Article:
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Discovering the art of the rest of the world


Wood sculptures, temples and study in Mangalore
KG Subramanyan Artist
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I was sent to study in Mangalore, it is in Karnataka. In a Jesuit College that is called St Aloysius College. It is a very nice college, very well situated. It’s one of the old colleges and they had a church that had a mural.  Anyway through these years, when I was studying at home or studying at the college, I had got some amount of interest in drawing and making things, and things of that kind. It was easy to do at that time. And at the time we were in Mahé, we were in the beginning not staying in French Mahé but in the land opposite. There was a temple very close and it had some what I still think some fabulous wood sculptures, painted sculptures. And then of course they had some other things happening there.

Can I ask, wood sculptures of the 19th century or earlier?

I can’t tell, it could be 19th century or even earlier.

Can you say a little more about that?

Because these wood sculptures are seen in many temples in the area and of course only recently have they been published now. But then this particular temple had, it was what they call a Bhagawati temple, means a temple of the mother goddess. And so there is the mother goddess is generally only a sort of piece of stone with two eyes encrusted on it. And people used to come and worship there but at the entrance and on the sides, it was a temple built like the other Kerala temples. Now they have dismantled it and it’s not the same as I saw it because when I saw it about 2 years ago. But then these sculptures are still there. They have been covered up by some brass work but luckily they haven’t dismantled it; they are still there. And there were two guardian sculptures near the shrine, they are still there exactly as they were. And there were friezes at the entrance that are also there. In those days I didn’t know even what art was, I was just there, but then I was terribly impressed by them and then it was always at the back of my mind. Another thing that I was impressed with was the Kathakali theatre. We used to have Kathakali and Theyyam and these things there in the compound. The drama and the spectacle [inaudible] but at that time, well I used to do these things on the wall. I was noticed that I had some talent in that direction.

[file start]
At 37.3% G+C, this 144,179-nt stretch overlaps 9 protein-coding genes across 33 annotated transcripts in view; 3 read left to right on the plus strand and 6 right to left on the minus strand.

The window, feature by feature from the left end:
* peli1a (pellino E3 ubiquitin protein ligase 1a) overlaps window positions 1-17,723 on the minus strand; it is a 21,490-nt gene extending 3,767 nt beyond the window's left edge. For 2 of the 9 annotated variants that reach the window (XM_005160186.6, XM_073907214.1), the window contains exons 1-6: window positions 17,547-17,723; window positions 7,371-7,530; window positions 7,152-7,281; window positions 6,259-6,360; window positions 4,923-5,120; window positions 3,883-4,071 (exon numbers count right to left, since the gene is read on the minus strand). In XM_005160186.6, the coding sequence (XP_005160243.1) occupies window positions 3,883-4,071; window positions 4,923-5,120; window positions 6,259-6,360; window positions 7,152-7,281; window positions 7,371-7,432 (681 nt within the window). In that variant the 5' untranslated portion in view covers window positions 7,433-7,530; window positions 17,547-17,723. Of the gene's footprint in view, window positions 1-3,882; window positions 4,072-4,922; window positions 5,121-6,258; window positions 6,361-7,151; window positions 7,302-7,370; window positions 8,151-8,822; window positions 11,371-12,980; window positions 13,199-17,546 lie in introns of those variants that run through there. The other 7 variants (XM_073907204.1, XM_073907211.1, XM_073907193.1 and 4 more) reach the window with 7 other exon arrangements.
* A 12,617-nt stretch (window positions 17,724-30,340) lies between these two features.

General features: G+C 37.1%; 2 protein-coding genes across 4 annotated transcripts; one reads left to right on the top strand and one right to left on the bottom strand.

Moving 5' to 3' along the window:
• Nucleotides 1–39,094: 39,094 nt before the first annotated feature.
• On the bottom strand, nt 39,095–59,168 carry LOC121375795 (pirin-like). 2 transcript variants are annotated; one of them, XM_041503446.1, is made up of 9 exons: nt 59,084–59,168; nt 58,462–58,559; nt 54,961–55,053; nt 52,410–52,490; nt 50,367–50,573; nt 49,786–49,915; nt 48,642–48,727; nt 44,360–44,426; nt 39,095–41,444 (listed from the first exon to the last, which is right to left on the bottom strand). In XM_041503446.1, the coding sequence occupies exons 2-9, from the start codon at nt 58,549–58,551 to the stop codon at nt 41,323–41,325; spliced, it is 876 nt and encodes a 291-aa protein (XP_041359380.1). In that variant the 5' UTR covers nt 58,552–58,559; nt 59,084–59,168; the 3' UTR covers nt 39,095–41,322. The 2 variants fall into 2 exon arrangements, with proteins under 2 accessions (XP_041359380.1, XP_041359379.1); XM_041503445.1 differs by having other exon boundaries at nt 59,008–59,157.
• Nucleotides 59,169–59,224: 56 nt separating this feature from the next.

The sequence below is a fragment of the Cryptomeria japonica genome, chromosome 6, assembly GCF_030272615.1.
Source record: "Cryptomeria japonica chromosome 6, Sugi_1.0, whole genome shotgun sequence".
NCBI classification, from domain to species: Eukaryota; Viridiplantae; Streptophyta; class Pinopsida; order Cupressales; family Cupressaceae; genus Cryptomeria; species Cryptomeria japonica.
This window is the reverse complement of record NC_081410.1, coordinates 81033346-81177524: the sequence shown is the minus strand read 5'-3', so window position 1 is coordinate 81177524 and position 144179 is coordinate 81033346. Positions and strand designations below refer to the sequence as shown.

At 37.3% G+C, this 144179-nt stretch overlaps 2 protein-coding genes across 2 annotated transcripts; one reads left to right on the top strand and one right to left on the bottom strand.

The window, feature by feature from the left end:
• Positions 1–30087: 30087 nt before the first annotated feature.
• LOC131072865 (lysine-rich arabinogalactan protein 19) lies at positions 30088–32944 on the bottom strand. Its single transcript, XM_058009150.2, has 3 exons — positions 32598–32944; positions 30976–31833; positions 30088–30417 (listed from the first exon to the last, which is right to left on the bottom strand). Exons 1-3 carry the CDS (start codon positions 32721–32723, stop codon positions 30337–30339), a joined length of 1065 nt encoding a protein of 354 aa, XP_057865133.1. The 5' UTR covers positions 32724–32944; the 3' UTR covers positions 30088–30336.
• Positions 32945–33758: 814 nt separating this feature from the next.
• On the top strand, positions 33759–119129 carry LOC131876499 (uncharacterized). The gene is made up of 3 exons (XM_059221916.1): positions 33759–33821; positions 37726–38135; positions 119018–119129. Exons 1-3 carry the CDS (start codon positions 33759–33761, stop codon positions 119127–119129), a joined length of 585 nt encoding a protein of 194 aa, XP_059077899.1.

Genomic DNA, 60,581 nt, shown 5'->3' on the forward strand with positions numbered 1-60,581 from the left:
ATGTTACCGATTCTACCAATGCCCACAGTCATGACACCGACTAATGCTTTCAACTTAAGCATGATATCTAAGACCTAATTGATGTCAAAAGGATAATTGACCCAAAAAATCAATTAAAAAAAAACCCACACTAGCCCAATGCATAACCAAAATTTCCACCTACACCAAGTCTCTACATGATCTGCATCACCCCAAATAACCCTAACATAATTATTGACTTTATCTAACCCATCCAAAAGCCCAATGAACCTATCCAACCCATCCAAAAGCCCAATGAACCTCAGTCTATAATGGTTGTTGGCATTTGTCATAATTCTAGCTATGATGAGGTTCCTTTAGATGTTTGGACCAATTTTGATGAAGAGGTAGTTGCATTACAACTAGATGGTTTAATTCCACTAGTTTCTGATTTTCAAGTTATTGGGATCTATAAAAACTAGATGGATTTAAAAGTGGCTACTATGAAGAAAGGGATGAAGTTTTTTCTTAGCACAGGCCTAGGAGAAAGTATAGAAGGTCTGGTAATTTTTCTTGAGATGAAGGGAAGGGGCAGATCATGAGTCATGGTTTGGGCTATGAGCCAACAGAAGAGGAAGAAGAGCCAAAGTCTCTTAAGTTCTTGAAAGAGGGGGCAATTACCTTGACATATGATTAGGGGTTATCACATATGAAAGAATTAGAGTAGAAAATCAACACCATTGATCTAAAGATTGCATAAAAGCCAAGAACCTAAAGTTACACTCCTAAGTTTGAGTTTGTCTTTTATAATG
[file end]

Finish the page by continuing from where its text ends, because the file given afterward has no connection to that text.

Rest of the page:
KG Subramanyan (1924-2016) was an Indian artist. A graduate of the renowned art college of Kala Bhavana in Santiniketan, Subramanyan was both a theoretician and an art historian whose writings formed the basis for the study of contemporary Indian art. His own work, which broke down the barrier between artist and artisan, was executed in a wide range of media and drew upon myth and tradition for its inspiration.

Listeners: Timothy Hyman

Timothy Hyman is a graduate of Slade School of Fine Art, London, in which he has also taught. In 1980 and 1982, he was Visiting Professor in Baroda, India. Timothy Hyman has curated many significant art exhibitions and has published articles and monographs on both European and Indian artists.

Duration: 3 minutes, 12 seconds

Date story recorded: 2008

Date story went live: 10 September 2010